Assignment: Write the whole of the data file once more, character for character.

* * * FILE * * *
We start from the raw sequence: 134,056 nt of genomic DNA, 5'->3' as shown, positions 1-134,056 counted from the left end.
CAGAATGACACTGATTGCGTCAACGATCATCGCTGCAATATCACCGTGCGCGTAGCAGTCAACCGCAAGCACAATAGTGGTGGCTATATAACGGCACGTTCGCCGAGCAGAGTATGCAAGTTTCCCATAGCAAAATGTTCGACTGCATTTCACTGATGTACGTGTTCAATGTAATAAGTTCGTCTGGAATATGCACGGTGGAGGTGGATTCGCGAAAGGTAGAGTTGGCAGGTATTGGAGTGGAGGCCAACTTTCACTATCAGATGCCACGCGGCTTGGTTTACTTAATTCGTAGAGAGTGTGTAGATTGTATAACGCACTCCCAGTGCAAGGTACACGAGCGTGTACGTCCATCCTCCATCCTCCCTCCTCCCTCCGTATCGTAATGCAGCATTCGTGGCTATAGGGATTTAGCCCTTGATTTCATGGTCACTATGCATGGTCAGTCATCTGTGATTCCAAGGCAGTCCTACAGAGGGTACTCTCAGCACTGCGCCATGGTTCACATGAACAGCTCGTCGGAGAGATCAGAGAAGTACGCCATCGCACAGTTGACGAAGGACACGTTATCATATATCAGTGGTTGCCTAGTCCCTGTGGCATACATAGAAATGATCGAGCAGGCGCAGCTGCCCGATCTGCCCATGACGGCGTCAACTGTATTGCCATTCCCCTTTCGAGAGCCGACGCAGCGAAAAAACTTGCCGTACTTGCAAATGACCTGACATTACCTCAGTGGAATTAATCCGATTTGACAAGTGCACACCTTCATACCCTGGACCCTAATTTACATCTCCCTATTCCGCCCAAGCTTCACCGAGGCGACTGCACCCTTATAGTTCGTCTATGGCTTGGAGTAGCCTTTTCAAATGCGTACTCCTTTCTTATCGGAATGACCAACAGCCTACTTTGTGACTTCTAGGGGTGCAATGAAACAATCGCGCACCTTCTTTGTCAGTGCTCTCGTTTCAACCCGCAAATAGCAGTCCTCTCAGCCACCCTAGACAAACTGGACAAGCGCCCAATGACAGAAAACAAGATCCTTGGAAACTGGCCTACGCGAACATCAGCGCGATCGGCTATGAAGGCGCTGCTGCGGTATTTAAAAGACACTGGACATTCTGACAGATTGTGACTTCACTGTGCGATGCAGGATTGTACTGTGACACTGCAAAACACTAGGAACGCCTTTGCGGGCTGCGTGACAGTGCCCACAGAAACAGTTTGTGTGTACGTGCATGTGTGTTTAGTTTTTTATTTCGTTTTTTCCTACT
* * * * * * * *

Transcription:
We start from the raw sequence: 134,056 nt of genomic DNA, 5'->3' as shown, positions 1-134,056 counted from the left end.
CAGAATGACACTGATTGCGTCAACGATCATCGCTGCAATATCACCGTGCGCGTAGCAGTCAACCGCAAGCACAATAGTGGTGGCTATATAACGGCACGTTCGCCGAGCAGAGTATGCAAGTTTCCCATAGCAAAATGTTCGACTGCATTTCACTGATGTACGTGTTCAATGTAATAAGTTCGTCTGGAATATGCACGGTGGAGGTGGATTCGCGAAAGGTAGAGTTGGCAGGTATTGGAGTGGAGGCCAACTTTCACTATCAGATGCCACGCGGCTTGGTTTACTTAATTCGTAGAGAGTGTGTAGATTGTATAACGCACTCCCAGTGCAAGGTACACGAGCGTGTACGTCCATCCTCCATCCTCCCTCCTCCCTCCGTATCGTAATGCAGCATTCGTGGCTATAGGGATTTAGCCCTTGATTTCATGGTCACTATGCATGGTCAGTCATCTGTGATTCCAAGGCAGTCCTACAGAGGGTACTCTCAGCACTGCGCCATGGTTCACATGAACAGCTCGTCGGAGAGATCAGAGAAGTACGCCATCGCACAGTTGACGAAGGACACGTTATCATATATCAGTGGTTGCCTAGTCCCTGTGGCATACATAGAAATGATCGAGCAGGCGCAGCTGCCCGATCTGCCCATGACGGCGTCAACTGTATTGCCATTCCCCTTTCGAGAGCCGACGCAGCGAAAAAACTTGCCGTACTTGCAAATGACCTGACATTACCTCAGTGGAATTAATCCGATTTGACAAGTGCACACCTTCATACCCTGGACCCTAATTTACATCTCCCTATTCCGCCCAAGCTTCACCGAGGCGACTGCACCCTTATAGTTCGTCTATGGCTTGGAGTAGCCTTTTCAAATGCGTACTCCTTTCTTATCGGAATGACCAACAGCCTACTTTGTGACTTCTAGGGGTGCAATGAAACAATCGCGCACCTTCTTTGTCAGTGCTCTCGTTTCAACCCGCAAATAGCAGTCCTCTCAGCCACCCTAGACAAACTGGACAAGCGCCCAATGACAGAAAACAAGATCCTTGGAAACTGGCCTACGCGAACATCAGCGCGATCGGCTATGAAGGCGCTGCTGCGGTATTTAAAAGACACTGGACATTCTGACAGATTGTGACTTCACTGTGCGATGCAGGATTGTACTGTGACACTGCAAAACACTAGGAACGCCTTTGCGGGCTGCGTGACAGTGCCCACAGAAACAGTTTGTGTGTACGTGCATGTGTGTTTAGTTTTTTATTTCGTTTTTTCCTACT